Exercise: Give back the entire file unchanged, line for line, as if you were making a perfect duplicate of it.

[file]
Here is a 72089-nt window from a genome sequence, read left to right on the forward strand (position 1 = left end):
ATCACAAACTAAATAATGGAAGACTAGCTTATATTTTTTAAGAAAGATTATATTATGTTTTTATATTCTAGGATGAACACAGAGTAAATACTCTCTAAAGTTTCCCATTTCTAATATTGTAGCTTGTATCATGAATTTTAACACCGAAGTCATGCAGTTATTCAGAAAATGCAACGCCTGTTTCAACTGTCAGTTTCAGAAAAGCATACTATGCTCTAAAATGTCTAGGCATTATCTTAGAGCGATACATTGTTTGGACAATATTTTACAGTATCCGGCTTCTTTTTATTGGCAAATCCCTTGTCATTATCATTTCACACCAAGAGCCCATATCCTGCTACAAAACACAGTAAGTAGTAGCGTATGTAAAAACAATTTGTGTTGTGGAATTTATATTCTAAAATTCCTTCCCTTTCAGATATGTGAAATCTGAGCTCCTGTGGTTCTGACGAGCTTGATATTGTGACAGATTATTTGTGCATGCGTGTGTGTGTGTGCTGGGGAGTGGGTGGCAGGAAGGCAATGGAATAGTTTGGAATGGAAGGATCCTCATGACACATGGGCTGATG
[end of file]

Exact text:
Here is a 72089-nt window from a genome sequence, read left to right on the forward strand (position 1 = left end):
ATCACAAACTAAATAATGGAAGACTAGCTTATATTTTTTAAGAAAGATTATATTATGTTTTTATATTCTAGGATGAACACAGAGTAAATACTCTCTAAAGTTTCCCATTTCTAATATTGTAGCTTGTATCATGAATTTTAACACCGAAGTCATGCAGTTATTCAGAAAATGCAACGCCTGTTTCAACTGTCAGTTTCAGAAAAGCATACTATGCTCTAAAATGTCTAGGCATTATCTTAGAGCGATACATTGTTTGGACAATATTTTACAGTATCCGGCTTCTTTTTATTGGCAAATCCCTTGTCATTATCATTTCACACCAAGAGCCCATATCCTGCTACAAAACACAGTAAGTAGTAGCGTATGTAAAAACAATTTGTGTTGTGGAATTTATATTCTAAAATTCCTTCCCTTTCAGATATGTGAAATCTGAGCTCCTGTGGTTCTGACGAGCTTGATATTGTGACAGATTATTTGTGCATGCGTGTGTGTGTGTGCTGGGGAGTGGGTGGCAGGAAGGCAATGGAATAGTTTGGAATGGAAGGATCCTCATGACACATGGGCTGATG